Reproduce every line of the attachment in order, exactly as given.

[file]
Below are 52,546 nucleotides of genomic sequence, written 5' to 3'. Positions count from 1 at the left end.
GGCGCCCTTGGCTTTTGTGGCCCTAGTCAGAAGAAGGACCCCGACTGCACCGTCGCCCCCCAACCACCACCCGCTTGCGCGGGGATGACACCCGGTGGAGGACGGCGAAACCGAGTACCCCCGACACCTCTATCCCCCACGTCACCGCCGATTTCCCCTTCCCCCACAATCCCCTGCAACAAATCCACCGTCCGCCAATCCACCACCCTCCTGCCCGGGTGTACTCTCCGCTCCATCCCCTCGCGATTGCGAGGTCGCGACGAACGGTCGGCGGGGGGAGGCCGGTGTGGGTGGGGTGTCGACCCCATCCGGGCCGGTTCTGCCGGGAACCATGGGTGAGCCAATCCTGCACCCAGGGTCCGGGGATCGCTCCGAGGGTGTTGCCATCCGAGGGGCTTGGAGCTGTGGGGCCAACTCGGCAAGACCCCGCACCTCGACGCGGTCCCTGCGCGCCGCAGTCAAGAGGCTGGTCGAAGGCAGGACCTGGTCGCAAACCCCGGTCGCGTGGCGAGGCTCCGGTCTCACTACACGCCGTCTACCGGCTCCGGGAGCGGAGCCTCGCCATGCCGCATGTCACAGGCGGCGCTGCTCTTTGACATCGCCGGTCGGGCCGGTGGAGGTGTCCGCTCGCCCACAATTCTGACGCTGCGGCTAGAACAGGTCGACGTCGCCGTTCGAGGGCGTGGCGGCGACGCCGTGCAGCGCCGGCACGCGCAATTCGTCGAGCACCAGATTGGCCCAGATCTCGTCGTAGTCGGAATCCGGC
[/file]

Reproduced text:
Below are 52,546 nucleotides of genomic sequence, written 5' to 3'. Positions count from 1 at the left end.
GGCGCCCTTGGCTTTTGTGGCCCTAGTCAGAAGAAGGACCCCGACTGCACCGTCGCCCCCCAACCACCACCCGCTTGCGCGGGGATGACACCCGGTGGAGGACGGCGAAACCGAGTACCCCCGACACCTCTATCCCCCACGTCACCGCCGATTTCCCCTTCCCCCACAATCCCCTGCAACAAATCCACCGTCCGCCAATCCACCACCCTCCTGCCCGGGTGTACTCTCCGCTCCATCCCCTCGCGATTGCGAGGTCGCGACGAACGGTCGGCGGGGGGAGGCCGGTGTGGGTGGGGTGTCGACCCCATCCGGGCCGGTTCTGCCGGGAACCATGGGTGAGCCAATCCTGCACCCAGGGTCCGGGGATCGCTCCGAGGGTGTTGCCATCCGAGGGGCTTGGAGCTGTGGGGCCAACTCGGCAAGACCCCGCACCTCGACGCGGTCCCTGCGCGCCGCAGTCAAGAGGCTGGTCGAAGGCAGGACCTGGTCGCAAACCCCGGTCGCGTGGCGAGGCTCCGGTCTCACTACACGCCGTCTACCGGCTCCGGGAGCGGAGCCTCGCCATGCCGCATGTCACAGGCGGCGCTGCTCTTTGACATCGCCGGTCGGGCCGGTGGAGGTGTCCGCTCGCCCACAATTCTGACGCTGCGGCTAGAACAGGTCGACGTCGCCGTTCGAGGGCGTGGCGGCGACGCCGTGCAGCGCCGGCACGCGCAATTCGTCGAGCACCAGATTGGCCCAGATCTCGTCGTAGTCGGAATCCGGC